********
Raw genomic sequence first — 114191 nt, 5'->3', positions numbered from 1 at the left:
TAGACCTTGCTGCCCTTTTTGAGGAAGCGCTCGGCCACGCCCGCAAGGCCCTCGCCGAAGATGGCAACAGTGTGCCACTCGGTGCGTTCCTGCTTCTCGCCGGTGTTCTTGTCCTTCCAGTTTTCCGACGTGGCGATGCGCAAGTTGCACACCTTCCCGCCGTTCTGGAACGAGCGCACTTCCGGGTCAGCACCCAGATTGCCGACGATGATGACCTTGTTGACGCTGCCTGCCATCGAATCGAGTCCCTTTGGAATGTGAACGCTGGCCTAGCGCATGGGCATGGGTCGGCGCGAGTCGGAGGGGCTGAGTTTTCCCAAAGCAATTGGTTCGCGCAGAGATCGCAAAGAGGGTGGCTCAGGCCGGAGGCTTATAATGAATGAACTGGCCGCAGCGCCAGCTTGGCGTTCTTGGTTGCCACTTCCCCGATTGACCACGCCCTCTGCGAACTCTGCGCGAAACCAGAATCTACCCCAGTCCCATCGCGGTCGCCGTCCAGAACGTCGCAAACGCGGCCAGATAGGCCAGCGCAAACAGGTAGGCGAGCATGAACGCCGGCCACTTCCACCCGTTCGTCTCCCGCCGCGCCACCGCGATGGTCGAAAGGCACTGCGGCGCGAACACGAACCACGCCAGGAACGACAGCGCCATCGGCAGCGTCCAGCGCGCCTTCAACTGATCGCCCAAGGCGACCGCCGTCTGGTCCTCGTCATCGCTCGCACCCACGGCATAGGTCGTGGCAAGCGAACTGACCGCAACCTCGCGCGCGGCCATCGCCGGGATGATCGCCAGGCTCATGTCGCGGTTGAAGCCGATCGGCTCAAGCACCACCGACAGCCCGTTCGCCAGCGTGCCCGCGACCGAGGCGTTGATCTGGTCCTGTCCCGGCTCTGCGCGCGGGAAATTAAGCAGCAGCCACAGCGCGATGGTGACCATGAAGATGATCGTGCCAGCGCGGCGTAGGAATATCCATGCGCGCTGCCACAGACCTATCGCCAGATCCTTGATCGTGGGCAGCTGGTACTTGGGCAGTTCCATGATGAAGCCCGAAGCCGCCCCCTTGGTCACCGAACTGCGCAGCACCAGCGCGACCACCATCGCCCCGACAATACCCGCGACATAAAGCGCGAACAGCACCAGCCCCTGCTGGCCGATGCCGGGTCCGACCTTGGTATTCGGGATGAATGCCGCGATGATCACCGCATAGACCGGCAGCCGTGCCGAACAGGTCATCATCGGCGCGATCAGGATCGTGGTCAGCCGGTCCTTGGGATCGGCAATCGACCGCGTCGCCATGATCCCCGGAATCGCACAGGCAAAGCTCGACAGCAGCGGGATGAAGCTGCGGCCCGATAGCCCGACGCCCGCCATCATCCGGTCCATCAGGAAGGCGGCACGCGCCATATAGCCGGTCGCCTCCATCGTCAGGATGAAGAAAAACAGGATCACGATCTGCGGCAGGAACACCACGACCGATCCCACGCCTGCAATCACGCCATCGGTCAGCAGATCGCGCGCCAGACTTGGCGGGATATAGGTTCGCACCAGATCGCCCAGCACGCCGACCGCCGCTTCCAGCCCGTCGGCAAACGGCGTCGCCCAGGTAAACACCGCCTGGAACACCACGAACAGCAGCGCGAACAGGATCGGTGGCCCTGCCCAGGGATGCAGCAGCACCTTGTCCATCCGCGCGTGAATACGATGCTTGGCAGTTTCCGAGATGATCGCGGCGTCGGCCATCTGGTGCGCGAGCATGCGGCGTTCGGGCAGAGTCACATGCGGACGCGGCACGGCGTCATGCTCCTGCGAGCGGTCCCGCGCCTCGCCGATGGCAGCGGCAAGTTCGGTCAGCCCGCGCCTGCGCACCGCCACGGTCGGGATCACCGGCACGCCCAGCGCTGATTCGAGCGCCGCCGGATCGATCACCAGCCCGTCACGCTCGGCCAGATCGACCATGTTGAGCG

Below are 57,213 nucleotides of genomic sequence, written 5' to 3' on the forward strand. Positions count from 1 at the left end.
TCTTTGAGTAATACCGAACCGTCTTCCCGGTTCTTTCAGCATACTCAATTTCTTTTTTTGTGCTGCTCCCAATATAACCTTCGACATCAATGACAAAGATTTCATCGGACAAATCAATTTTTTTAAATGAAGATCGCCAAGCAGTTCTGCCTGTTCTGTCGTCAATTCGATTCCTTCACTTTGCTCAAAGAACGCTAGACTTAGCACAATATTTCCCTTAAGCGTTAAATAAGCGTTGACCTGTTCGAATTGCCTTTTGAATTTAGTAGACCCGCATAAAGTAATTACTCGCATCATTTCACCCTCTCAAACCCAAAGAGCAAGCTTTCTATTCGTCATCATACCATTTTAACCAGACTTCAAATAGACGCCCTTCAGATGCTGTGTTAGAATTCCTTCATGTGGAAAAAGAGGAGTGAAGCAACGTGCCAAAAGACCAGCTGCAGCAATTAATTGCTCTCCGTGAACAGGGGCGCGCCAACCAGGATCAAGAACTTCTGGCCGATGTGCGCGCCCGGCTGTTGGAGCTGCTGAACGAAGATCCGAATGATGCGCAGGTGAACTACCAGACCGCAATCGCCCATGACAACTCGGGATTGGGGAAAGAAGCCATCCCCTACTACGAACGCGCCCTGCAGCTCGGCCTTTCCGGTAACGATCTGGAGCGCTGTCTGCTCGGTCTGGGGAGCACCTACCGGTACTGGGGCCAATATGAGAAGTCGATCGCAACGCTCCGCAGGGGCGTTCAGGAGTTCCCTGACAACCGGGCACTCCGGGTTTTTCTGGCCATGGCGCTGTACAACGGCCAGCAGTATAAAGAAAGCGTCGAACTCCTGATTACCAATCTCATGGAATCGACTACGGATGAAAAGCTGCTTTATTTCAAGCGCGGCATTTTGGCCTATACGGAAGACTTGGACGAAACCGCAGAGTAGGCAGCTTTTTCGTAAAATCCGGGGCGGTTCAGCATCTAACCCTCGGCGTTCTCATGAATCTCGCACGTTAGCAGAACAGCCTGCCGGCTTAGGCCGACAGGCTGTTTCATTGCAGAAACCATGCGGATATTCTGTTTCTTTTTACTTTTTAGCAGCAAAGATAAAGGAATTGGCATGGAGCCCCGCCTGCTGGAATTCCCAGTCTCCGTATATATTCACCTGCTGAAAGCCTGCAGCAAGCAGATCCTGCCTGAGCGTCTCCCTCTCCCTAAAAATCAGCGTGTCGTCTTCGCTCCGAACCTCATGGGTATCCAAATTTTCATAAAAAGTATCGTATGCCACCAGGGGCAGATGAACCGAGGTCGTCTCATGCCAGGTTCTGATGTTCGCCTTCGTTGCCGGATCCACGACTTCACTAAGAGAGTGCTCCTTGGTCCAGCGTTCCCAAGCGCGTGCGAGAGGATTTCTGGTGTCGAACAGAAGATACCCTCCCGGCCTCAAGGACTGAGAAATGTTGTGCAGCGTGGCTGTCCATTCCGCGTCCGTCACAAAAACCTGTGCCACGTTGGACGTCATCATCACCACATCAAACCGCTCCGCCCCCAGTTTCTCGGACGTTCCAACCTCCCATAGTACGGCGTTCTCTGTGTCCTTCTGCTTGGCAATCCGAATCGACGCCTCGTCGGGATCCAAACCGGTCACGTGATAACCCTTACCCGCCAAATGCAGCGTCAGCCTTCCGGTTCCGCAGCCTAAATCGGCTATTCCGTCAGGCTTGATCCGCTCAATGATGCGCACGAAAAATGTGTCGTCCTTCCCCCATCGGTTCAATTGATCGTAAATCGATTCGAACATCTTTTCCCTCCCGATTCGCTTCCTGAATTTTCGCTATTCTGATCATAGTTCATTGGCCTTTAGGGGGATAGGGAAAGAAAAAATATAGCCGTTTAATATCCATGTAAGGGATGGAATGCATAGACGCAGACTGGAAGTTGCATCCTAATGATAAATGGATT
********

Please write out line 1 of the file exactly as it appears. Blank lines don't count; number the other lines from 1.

Raw genomic sequence first — 114191 nt, 5'->3', positions numbered from 1 at the left: